Having apathetic leadership is a problem in some buildings, though a board that oversteps the boundaries of its power or invades the privacy of residents also can be a headache. An informed board, however, should be less apt to go beyond its authority and cause trouble for the community they serve.
Keeping a board on-task and working within the parameters of its authority is not just about avoiding trouble, but also a question of lessening harm. People who are living in close proximity to each other are bound to occasionally rub each other the wrong way and tensions shouldn’t be increased by imprudent actions taken by the board. An out-of-touch board won’t begin to recognize this fact, but an educated board will never forget it.
All association board members and residents should know about the legal and ethical boundaries under which boards operate. Understanding those parameters will help board members to know when to exercise caution, consult their professionals, and more. Not knowing the limits of the boundaries of the board’s power, though, can lead to trouble, and even unnecessary lawsuits.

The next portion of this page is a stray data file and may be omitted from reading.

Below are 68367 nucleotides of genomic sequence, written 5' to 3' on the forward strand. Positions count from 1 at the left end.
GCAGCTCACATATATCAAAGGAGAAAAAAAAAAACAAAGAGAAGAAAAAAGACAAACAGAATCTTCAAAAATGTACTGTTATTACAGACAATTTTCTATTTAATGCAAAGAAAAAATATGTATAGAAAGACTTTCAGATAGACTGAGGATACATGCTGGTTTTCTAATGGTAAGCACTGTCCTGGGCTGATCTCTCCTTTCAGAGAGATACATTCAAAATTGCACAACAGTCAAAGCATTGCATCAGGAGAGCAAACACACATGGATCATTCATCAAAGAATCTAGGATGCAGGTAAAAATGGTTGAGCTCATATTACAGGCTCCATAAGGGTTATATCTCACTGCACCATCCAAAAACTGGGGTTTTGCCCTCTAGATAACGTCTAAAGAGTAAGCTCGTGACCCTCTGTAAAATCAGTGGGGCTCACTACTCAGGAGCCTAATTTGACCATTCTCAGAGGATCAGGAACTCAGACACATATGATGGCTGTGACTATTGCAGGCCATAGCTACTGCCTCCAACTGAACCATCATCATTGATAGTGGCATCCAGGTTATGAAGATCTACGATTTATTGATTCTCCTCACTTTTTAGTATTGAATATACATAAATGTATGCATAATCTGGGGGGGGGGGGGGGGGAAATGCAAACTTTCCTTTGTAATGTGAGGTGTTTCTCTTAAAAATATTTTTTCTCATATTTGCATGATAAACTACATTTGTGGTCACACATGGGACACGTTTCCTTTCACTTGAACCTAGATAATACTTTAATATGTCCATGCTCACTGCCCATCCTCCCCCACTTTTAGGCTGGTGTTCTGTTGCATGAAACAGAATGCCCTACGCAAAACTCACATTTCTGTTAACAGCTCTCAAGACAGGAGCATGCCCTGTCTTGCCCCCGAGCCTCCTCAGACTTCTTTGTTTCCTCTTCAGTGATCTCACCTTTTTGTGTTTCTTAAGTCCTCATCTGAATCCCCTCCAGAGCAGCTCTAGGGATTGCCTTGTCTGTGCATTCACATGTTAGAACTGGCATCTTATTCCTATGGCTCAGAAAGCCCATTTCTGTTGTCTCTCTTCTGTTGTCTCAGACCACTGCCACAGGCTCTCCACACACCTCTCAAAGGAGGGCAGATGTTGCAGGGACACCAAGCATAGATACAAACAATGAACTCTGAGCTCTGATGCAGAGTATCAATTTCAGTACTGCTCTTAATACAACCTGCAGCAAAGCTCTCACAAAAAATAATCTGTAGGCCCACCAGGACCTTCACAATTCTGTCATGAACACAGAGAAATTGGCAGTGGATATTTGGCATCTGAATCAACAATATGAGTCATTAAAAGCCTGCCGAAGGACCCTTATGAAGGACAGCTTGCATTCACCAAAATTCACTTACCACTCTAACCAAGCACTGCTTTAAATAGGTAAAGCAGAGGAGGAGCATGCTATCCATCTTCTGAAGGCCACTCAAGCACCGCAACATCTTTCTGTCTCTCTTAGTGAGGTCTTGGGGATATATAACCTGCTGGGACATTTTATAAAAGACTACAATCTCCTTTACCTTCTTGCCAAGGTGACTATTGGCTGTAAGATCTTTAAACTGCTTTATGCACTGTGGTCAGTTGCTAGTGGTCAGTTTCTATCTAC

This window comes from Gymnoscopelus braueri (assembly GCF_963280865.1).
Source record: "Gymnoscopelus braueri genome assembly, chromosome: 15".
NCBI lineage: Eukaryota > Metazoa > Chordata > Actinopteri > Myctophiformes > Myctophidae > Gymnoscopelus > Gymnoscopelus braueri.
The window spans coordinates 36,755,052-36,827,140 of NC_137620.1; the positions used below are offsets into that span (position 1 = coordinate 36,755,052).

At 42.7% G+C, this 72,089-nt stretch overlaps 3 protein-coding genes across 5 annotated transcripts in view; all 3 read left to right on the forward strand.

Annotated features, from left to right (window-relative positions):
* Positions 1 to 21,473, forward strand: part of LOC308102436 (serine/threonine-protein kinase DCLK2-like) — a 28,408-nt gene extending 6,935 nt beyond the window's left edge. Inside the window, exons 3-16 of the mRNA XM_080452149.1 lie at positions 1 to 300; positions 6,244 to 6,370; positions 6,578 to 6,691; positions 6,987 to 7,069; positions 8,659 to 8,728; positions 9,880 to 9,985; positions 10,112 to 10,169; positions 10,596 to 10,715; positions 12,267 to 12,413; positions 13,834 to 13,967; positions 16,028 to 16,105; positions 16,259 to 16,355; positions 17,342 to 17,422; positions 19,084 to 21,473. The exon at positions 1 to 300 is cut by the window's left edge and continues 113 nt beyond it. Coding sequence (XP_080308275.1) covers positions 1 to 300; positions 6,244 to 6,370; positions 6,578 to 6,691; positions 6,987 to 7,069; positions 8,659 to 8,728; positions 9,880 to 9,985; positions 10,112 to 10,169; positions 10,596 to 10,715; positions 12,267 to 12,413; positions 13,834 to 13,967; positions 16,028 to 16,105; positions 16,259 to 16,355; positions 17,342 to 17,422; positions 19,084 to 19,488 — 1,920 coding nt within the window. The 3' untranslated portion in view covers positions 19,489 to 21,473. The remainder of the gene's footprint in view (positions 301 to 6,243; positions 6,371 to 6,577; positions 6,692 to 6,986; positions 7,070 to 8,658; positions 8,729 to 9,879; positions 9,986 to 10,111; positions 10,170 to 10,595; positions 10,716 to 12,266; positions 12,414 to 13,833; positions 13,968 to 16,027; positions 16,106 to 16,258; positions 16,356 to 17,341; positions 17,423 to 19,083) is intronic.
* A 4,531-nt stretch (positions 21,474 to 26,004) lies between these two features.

Board members are volunteers who learn, while doing their volunteer job, how to manage a community. But like any occupation, one can handle it better with some research. To start, board members should familiarize themselves with the community’s bylaws and any other documents which govern the board’s authority. Some lawyers who serve co-ops and condos will offer a tutorial as a service to help board members become familiar with the bylaws and other rules governing the community, giving an overview of board members’ duties.
In addition to being spelled out in the community’s bylaws, board business also is covered by the New Jersey Condominium Act. In the case of co-ops, governance falls to Business Corporation Law or New Jersey’s Cooperative Recording Act.